Mark Slater’s Weblog

Musings about work, life, and all things in between

The Paradox of Fake

everyone i know now shares information or participates in a sharing exercise online.

this article this morning, got me thinking about what i believe is the paradox of fake. Its all around us in our business lives and it is being slowly eroded. The fakeness (is that a word?) like a bubble that so many of us exist within in our professional lives is slowly becoming transparent.

consider this

We were talking to the VP for online strategy at a big Silicon Valley company last week. Among other tasks she helps the company’s senior executives create a presence on Facebook and Twitter.

“Some of them are terrified,” she said.

What’s so scary? Many executives fear posting something personal that might prove damaging. It needn’t be a lampshade on the head, either. Perhaps it’s vacation photos from a second home that looks too opulent at a time when employees are losing jobs. Or maybe their support for a controversial ballot proposition proves a bit too vocal.

That’s why you see some executives, if they’re on Facebook at all, posed in their profile picture as if for the annual report, and with nothing personal posted to their “information” tab. Such reticence will soon be scarce as all of us recognize the powerful and important reasons for sharing our personal selves online.

That is positively commical. The very executives who’s mandate is to drive the populations publicness – has second thoughts about lifting its skirt! This is the paradox of fake when these people are so conflicted by being who they really are as it clashes with who they believe they professionally feel the need to be seen as.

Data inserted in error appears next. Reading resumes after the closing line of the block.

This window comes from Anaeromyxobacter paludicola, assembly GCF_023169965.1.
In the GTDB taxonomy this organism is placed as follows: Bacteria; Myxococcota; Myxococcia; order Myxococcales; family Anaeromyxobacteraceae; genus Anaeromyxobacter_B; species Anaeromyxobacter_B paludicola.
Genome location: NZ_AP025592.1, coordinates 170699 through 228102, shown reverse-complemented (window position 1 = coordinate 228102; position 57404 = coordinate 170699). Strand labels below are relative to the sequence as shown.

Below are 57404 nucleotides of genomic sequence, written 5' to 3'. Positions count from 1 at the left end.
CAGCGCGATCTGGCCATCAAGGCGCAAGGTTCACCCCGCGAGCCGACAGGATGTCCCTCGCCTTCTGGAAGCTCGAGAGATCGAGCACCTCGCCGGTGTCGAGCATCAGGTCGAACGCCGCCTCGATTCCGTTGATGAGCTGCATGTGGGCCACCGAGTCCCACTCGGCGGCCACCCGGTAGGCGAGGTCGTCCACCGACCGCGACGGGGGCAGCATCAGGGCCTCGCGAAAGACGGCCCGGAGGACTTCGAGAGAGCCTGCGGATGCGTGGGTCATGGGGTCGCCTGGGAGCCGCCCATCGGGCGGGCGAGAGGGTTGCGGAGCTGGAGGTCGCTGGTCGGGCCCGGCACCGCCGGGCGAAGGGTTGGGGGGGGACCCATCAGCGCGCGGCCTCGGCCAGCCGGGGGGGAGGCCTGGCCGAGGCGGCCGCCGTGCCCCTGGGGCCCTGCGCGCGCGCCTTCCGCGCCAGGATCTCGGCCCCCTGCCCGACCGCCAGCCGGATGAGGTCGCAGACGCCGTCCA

The bottom line is we live our lives in public. In fact we always have. We have just chosen to speak about privacy rather than our own level of publicness. read Jeff jarvis on the subject. This is a great article that truly captures this notion of publicness, and why statements like that above, Coming from the harvard Business School no less are truly perplexing.

the paradox of fake – demands that if you truly want your professional persona seperated from who you really are – then you cannot exist in any fashion online – no digital mirror, no ambient intimacy – nothing. The internet wont let you. If you try to control this and put a PR piece out there, you will be found out for what you really are eventually.

Which brings me to my last point: The importance of face to face interaction has grown exponentially. For me its still the ground zero of who a person truly is.

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